in ye yeare enſuing, being of Chriſt .1125. a Cardinall named Iohannes Cremenſis, was ſente into Englande from Pope Honorius the ſecond, to ſee reforema|tion in certayne poyntes touching the Churche: but his chiefe errand was to correct Prieſtes, that ſtill kept their wiues with them. At his firſt com|ming ouer, he ſoiourned in Colledges of Cathe|drall Churches, and in Abbeys, applying hymſelfe to lucre and wanton pleaſures, and ſo reaping where he had not ſowed, at length, about the feaſt of the natiuitie of our Lady, he called a conuoca|tion of the Cleargie at London, where makyng an Oration, he enueighed ſore agaynſte thoſe of the ſpiritualty that were ſpotted with any note of incontinent liuing. Many thought themſelues touched with his wordes, who hauing ſmelled ſomewhat of his ſecret trickes, that where he was a moſt licentious liuer, and an vnchaſt perſon of himſelfe, yet he was ſo blinded, that hee could not perceyue the beame in his owne eyes, whileſt hee eſpied a mote in an other mans, they thoughte if was not to bee ſuffered, that hee ſhoulde in ſuche wiſe call other men to accomptes for theyr ho|neſt demeanor of life, which could not render any good reconing of his own. Wherevpon they wat|ched him ſo narrowly, that in the euening after he had blowen his horne ſo loude againſt other men in declaring that it was a ſhamefull vice to ryſe from the ſyde of a ſtrumpet, and preſume to ſacre the body of Chriſte, hee was taken hymſelfe in bedde with a ſtrumpet, to hys open ſhame and rebuke: but hee beeyng reprooued thereof; EEBO page image 360 alledged this excuſe (as ſome write) that hee was no Prieſt,But this ſhuld not ſeeme to be any [...]aſt ex|cuſe, for Mat. Paris layta that the ſame day he conſe|crated the Lords body, and therefore he muſt nedes be a Prieſt. but a reformer of Prieſtes. But to cõ|clude, be beeing thus defamed, got hym backe to Rome againe from whence he came, without a|ny performance of that, about which he was ſent hither. But to returne to K. Henry, who whileſt he remayned in Normãdy, (which was for a lõg time after the apprehenſion of the two foreſayde Earles) he vnderſtood,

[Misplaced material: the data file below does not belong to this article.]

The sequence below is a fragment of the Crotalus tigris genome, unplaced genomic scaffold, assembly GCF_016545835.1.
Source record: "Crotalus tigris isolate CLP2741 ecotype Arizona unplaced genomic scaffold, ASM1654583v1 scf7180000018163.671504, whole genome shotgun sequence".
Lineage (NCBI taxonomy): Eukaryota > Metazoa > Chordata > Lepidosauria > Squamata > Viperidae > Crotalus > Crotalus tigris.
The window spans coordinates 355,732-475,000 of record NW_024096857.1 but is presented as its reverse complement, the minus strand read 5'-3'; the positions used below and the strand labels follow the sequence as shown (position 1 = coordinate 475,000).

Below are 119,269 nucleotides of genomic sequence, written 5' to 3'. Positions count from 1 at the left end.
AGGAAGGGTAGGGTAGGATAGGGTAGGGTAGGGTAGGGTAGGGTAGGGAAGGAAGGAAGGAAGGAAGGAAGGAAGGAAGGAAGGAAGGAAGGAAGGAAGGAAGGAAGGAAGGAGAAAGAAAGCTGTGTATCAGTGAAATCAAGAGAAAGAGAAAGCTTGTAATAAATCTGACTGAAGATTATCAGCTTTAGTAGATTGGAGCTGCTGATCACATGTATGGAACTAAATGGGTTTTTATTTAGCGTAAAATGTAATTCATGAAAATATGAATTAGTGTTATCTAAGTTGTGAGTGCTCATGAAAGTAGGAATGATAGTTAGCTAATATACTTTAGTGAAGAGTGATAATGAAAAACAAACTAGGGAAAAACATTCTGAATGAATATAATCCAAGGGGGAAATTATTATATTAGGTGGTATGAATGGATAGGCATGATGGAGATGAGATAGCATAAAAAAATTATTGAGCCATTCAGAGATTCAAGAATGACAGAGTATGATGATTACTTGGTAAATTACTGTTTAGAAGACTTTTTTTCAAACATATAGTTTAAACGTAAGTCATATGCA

An. Reg. 27.